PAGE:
Call it fate that Black Panther, a pro-black Marvel movie featuring a mostly dark-complexioned cast and directed by a 31-year-old black man, would make history in the month of February.
The sci-fi flick, based in the fictional African country of Wakanda, raked in more than $700 million globally in the last two weekends and $404 million domestically by Sunday, just 10 days after its release. The $200 million film has yet to open in Japan and China.
According to Forbes, Black Panther also broke records in the first seven days of its release, earning $292 million in North America, making it the highest grossing Marvel Cinematic Universe (MCU) film in its first week. It stands in fourth place of top-earning movies in one week behind only The Force Awakens ($390.8m), The Last Jedi ($296.6m) and Jurassic World ($296.2m).
Redefining Diversity and Hollywood
Despite being an Africa-centric film, Black Panther has received support from a widely diverse audience. African Americans made up 37% of ticket buyers, followed by white Americans, who made up 35%, and Hispanics with 18%. Women, who normally make up 35% to 40% on a superhero movie’s opening weekend, made up 45% of ticket sales.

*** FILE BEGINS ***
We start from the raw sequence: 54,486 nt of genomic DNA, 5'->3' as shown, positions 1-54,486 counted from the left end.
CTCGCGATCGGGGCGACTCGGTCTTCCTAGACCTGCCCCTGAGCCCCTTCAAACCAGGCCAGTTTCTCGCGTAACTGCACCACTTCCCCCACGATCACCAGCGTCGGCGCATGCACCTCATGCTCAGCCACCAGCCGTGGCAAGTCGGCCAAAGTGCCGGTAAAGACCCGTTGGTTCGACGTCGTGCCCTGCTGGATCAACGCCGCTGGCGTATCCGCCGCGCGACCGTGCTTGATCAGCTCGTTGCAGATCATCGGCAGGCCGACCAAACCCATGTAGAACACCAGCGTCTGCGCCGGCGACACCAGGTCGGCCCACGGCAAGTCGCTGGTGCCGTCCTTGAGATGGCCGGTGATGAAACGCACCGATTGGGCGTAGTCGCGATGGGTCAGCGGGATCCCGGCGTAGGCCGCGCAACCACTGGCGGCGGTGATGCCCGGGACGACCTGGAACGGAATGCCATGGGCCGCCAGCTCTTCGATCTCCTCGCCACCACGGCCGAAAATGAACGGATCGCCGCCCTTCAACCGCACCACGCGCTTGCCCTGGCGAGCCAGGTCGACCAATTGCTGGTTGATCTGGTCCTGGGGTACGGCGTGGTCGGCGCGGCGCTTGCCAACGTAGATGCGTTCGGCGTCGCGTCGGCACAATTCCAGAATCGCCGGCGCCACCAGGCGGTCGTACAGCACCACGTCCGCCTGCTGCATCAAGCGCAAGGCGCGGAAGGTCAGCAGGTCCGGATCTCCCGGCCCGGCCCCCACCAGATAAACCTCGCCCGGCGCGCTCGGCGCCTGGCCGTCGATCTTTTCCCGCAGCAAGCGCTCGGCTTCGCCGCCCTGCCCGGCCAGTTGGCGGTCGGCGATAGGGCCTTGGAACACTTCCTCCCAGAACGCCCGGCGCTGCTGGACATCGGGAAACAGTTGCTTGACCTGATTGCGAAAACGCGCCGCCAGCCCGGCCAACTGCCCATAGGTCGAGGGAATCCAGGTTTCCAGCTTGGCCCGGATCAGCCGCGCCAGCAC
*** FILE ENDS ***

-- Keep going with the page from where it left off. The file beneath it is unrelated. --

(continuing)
Overwhelmed by the record-breaking support, Black Panther director Ryan Coogler penned an open letter thanking fans and the press.
“Never in a million years did we imagine that you all would come out this strong. It still humbles me to think that people care enough to spend their money and time watching our film. But to see people of all backgrounds wearing clothing that celebrates their heritage, taking pictures next to our posters with their friends and family, and sometimes dancing in the lobbies of theaters often moved me and my wife to tears,” it reads.
Coogler launched his career in Hollywood five years ago with the critically acclaimed film Fruitvale Station, which is based on the real-life police shooting of Oscar Grant in Oakland, California. Now, Marvel Studios’ youngest filmmaker is being praised as the “new Steven Spielberg.” The American Black Film Festival (ABFF) alum was also recognized at the 2016 ABFF Honors with the Rising Star Award.